Saturday, 11 January 2014

Chotto Matte, a fascinating fusion

Life gets busy and complicated without you even knowing it. Before you know it, it has been months since you saw your best friend. A whole ruddy term has gone by in a whirl of seminars, lectures, marking, and learning objectives. You feel terrible; guilty and fearful that your friend will be distant, cold and unforgiving. Should you make that call, should you try to arrange a get together? 

Of course you should! What a silly set of thoughts! 

After a busy and stressful first term, I realised that I hadn't seen my best friend Chris since the Summer. Thankfully, he is a forgiving and faithful soul who didn't rebuff my request to get together. Proof to everyone, that whoever it is you've been out of the loop with, get it sorted out! Make the call! Get a date in the diary. And don't let it happen again.

So, we met up, for a long and leisurely lunch. Where would we go? After a little bit of aimless wandering, we decided to visit Chotto Matte. Situated in Frith Street, Soho, it's right in the heart of the West End. It describes itself as serving food which is a fusion of Peruvian and Japanese cuisines, based on a cultural tradition over a century old.

The ground floor of the restaurant is dimly lit, with a lovely wrap-around graffiti mural, protected from grubby hands by a perspex screen. The comic book art, stylish and beautifully rendered.

The menu is not simple, as the dishes are categorised not as "starters" and "mains", but according to the type, eg "sushi", "chicharronia", and "anticucheria". The idea being you go from small cold dishes to the hot, more spicy dishes and that you round off with sushi.

So whilst we perused the menu, we had a bowl of the Padron peppers. At £4.50 they were pricey for the portion size, but the combination of sea salt and miso made them moreish with a little moist sweetness.

We studied the menu whilst watching the staff prepare sushi in the open kitchen....

Seafood ceviche (£7.50)
Prawn, scallop, sea bass, sweet potato, Peruvian corn, coriander, chive oil, citrus sauce

Wonderfully balanced with sharp citrus and a counterbalancing sweetness, this was a taste explosion. Somewhat small portion, but lovingly presented. The chive oil, whilst being a very small part of the dish made itself known without being a big bully. What is the difference between regular sweetcorn and Peruvian? The Peruvian is much lighter in colour, super crunchy and humungous! I've never seen kernels as huge!

Calabacín a la parrilla (a vegetarian dish) (£4.95) 
Courgette, pickled shallots, beetroot crisps, chilli bean sauce

Our next dish was one of delicately grilled courgettes with a mass of slightly crispy but not dry beetroot shavings. A very pleasant dish to pick at, with the sauce and pickle providing effective accent flavours.

Whitebait, mussels, squid, prawn, corn sand, jalapeño sauce

"Seafood tempura with a Peruvian twist" is what this dish said to me. By and large this was fluffy batter, crispy on the outside with yielding and tasty seafood morsels on the inside. The squid, whitebait, and prawns were a hit with us. However, the mussels were dry and a little chewy. The sauce was well judged, complementing the seafood and not spicy for the sake of it. It was quite mild, given that it was made from jalapeños. My other issue with this dish is the corn sand. It added no flavour and ended up clinging to the pieces of seafood, ultimately ending up in the sauce. Hence getting towards the end of our dish, the sauce was growing thick and claggy. Please ditch the corn sand. Or serve with a larger, deeper bowl with more sauce in it.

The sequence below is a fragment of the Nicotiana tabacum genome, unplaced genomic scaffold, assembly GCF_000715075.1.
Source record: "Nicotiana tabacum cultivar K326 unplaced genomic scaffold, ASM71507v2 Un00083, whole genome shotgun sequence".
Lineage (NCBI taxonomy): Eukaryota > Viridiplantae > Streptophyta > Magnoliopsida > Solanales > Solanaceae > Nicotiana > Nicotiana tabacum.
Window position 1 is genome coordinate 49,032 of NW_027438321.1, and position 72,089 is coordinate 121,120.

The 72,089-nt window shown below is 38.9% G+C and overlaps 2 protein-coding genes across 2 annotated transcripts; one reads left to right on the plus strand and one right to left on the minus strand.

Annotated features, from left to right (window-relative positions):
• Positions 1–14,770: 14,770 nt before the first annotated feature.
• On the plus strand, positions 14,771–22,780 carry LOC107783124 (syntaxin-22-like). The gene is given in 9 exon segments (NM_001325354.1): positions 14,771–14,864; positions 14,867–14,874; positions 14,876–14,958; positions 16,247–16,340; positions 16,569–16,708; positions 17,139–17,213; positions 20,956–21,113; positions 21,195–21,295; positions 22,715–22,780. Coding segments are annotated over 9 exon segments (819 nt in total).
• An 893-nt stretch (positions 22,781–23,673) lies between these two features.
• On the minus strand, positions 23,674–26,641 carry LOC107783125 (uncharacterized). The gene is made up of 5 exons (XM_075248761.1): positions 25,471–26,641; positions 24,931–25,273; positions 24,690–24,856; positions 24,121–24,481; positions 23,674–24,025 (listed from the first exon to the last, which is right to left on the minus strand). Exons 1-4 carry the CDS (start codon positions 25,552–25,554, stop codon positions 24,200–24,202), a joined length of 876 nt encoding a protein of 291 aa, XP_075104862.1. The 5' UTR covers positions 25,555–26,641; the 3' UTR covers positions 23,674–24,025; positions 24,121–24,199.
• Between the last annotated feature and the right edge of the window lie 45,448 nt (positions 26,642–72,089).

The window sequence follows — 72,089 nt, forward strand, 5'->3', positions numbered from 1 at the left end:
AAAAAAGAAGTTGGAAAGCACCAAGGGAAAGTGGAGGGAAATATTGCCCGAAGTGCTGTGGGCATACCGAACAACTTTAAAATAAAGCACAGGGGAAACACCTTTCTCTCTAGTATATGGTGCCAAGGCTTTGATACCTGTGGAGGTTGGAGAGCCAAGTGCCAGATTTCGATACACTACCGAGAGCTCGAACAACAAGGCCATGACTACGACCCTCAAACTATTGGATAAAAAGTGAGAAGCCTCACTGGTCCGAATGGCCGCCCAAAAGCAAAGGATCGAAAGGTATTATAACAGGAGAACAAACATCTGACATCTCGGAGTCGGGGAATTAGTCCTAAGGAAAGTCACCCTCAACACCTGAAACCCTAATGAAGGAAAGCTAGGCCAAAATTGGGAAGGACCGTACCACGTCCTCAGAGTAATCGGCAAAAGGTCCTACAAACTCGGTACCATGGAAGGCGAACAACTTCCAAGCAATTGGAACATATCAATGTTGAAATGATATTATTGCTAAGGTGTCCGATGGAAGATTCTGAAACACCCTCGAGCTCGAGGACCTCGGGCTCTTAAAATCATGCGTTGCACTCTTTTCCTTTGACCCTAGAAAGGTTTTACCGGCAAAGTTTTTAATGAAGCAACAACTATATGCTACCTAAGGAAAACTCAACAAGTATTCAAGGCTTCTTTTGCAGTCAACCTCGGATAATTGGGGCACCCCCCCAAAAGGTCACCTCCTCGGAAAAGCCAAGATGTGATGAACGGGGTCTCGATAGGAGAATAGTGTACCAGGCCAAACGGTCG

Camarón de tigre (£11.95) 
Prawn, semi-dry orange, Peruvian chilli

Chargrilled prawns with tangy orange and chilli. We tried to suck as much prawn meat as we could from the tails of the little blighters! Tasty little morsels, which get a big thumbs up from us.

Conchas aji Salsa11.95) 
Scallops, quinoa and blackberry chilli salsa 

The scallops were just cooked, exactly how I like them. There was a gravy in which the small, but effective amount of quinoa was thoroughly coated. Overall the flavours and textures came together in an unexpected, original and highly tasty manner. It was a shame to have only 3 scallops between two of us, but we managed to share out the dish equitably.

Chicha Morada Crumble (£7.00)

This was a sort of "deconstructed" crumble. What I mean is that it wasn't baked as a proper crumble, with fruity base and topping. The biscuity crunchy "crumble" was lightly baked before being liberally sprinkled over the stewed fruit, which was sweet with slight sour tang. Pleasant and comforting, if nothing special. It was good, but lacked "wow" factor. 

Salted caramel chocolate fondant (£7.50)
Orange compote, vanilla ice cream

As soon as Chris' dessert arrived, I felt the pang of Pudding Envy. Chris had definitely made the better choice, lovely as my dessert was. The fondant was just spongy on the outside, and when he cut it with his spoon, all the glorious chocolately goo came out in a leisurely ooze. It tasted rich, indulgent and wonderful...

The ladies lunching on the table watched the oozy splendour and both immediately pointed to their waitress, declaring "We'll have what he's having!".

This is a restaurant which treads the line of being trendy, a little different, but with low key and polite service very well. We had a great lunch, and were not remotely rushed. We were allowed to natter, and given our space. Very nice indeed.

Snigdha and Chris paid for their lunch with their trusty debit cards.

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